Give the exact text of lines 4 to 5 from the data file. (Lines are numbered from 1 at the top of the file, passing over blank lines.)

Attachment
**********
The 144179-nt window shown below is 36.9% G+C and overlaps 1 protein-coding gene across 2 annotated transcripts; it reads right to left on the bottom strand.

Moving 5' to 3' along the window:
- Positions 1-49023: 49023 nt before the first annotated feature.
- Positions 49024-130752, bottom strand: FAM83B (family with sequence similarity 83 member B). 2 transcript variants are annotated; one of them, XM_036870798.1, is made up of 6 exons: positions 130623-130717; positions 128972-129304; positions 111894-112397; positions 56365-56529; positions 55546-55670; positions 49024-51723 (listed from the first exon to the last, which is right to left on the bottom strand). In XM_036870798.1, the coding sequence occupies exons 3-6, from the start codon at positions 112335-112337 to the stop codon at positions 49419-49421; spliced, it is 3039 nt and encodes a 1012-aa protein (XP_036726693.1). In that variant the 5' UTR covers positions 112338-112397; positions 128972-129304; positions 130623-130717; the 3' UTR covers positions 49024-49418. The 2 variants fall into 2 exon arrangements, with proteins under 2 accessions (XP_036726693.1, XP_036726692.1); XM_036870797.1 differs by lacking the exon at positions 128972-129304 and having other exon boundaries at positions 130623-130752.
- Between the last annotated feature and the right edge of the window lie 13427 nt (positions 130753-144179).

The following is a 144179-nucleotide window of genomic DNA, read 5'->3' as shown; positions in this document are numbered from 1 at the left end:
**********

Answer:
- Positions 49024-130752, bottom strand: FAM83B (family with sequence similarity 83 member B). 2 transcript variants are annotated; one of them, XM_036870798.1, is made up of 6 exons: positions 130623-130717; positions 128972-129304; positions 111894-112397; positions 56365-56529; positions 55546-55670; positions 49024-51723 (listed from the first exon to the last, which is right to left on the bottom strand). In XM_036870798.1, the coding sequence occupies exons 3-6, from the start codon at positions 112335-112337 to the stop codon at positions 49419-49421; spliced, it is 3039 nt and encodes a 1012-aa protein (XP_036726693.1). In that variant the 5' UTR covers positions 112338-112397; positions 128972-129304; positions 130623-130717; the 3' UTR covers positions 49024-49418. The 2 variants fall into 2 exon arrangements, with proteins under 2 accessions (XP_036726693.1, XP_036726692.1); XM_036870797.1 differs by lacking the exon at positions 128972-129304 and having other exon boundaries at positions 130623-130752.
- Between the last annotated feature and the right edge of the window lie 13427 nt (positions 130753-144179).